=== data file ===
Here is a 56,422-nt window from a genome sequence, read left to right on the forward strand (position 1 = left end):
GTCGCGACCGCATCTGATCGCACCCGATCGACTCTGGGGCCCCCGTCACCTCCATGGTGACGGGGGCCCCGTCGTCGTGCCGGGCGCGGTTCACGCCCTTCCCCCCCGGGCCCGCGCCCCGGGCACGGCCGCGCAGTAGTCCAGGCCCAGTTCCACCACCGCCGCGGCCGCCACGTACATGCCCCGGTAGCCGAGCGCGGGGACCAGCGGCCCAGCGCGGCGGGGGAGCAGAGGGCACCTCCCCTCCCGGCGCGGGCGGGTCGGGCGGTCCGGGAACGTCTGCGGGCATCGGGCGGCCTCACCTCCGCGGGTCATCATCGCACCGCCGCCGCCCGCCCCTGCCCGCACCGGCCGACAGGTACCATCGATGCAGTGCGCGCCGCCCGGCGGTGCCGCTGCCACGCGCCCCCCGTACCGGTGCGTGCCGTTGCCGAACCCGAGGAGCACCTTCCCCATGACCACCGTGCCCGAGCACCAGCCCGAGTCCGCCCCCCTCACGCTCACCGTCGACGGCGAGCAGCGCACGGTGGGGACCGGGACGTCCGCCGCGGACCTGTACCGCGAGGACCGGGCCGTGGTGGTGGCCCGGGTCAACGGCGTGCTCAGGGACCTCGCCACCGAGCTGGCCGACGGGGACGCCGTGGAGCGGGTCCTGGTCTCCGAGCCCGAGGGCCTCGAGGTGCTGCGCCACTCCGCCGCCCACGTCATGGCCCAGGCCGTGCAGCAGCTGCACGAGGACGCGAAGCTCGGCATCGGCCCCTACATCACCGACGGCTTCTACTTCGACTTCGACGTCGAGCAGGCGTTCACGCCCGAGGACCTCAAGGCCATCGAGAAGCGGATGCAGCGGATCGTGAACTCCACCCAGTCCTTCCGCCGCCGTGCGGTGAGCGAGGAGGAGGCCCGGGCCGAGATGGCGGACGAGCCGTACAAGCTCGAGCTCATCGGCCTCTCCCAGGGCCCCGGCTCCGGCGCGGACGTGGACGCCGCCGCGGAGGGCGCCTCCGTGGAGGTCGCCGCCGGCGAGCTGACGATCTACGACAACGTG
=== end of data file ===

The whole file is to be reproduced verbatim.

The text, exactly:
Here is a 56,422-nt window from a genome sequence, read left to right on the forward strand (position 1 = left end):
GTCGCGACCGCATCTGATCGCACCCGATCGACTCTGGGGCCCCCGTCACCTCCATGGTGACGGGGGCCCCGTCGTCGTGCCGGGCGCGGTTCACGCCCTTCCCCCCCGGGCCCGCGCCCCGGGCACGGCCGCGCAGTAGTCCAGGCCCAGTTCCACCACCGCCGCGGCCGCCACGTACATGCCCCGGTAGCCGAGCGCGGGGACCAGCGGCCCAGCGCGGCGGGGGAGCAGAGGGCACCTCCCCTCCCGGCGCGGGCGGGTCGGGCGGTCCGGGAACGTCTGCGGGCATCGGGCGGCCTCACCTCCGCGGGTCATCATCGCACCGCCGCCGCCCGCCCCTGCCCGCACCGGCCGACAGGTACCATCGATGCAGTGCGCGCCGCCCGGCGGTGCCGCTGCCACGCGCCCCCCGTACCGGTGCGTGCCGTTGCCGAACCCGAGGAGCACCTTCCCCATGACCACCGTGCCCGAGCACCAGCCCGAGTCCGCCCCCCTCACGCTCACCGTCGACGGCGAGCAGCGCACGGTGGGGACCGGGACGTCCGCCGCGGACCTGTACCGCGAGGACCGGGCCGTGGTGGTGGCCCGGGTCAACGGCGTGCTCAGGGACCTCGCCACCGAGCTGGCCGACGGGGACGCCGTGGAGCGGGTCCTGGTCTCCGAGCCCGAGGGCCTCGAGGTGCTGCGCCACTCCGCCGCCCACGTCATGGCCCAGGCCGTGCAGCAGCTGCACGAGGACGCGAAGCTCGGCATCGGCCCCTACATCACCGACGGCTTCTACTTCGACTTCGACGTCGAGCAGGCGTTCACGCCCGAGGACCTCAAGGCCATCGAGAAGCGGATGCAGCGGATCGTGAACTCCACCCAGTCCTTCCGCCGCCGTGCGGTGAGCGAGGAGGAGGCCCGGGCCGAGATGGCGGACGAGCCGTACAAGCTCGAGCTCATCGGCCTCTCCCAGGGCCCCGGCTCCGGCGCGGACGTGGACGCCGCCGCGGAGGGCGCCTCCGTGGAGGTCGCCGCCGGCGAGCTGACGATCTACGACAACGTG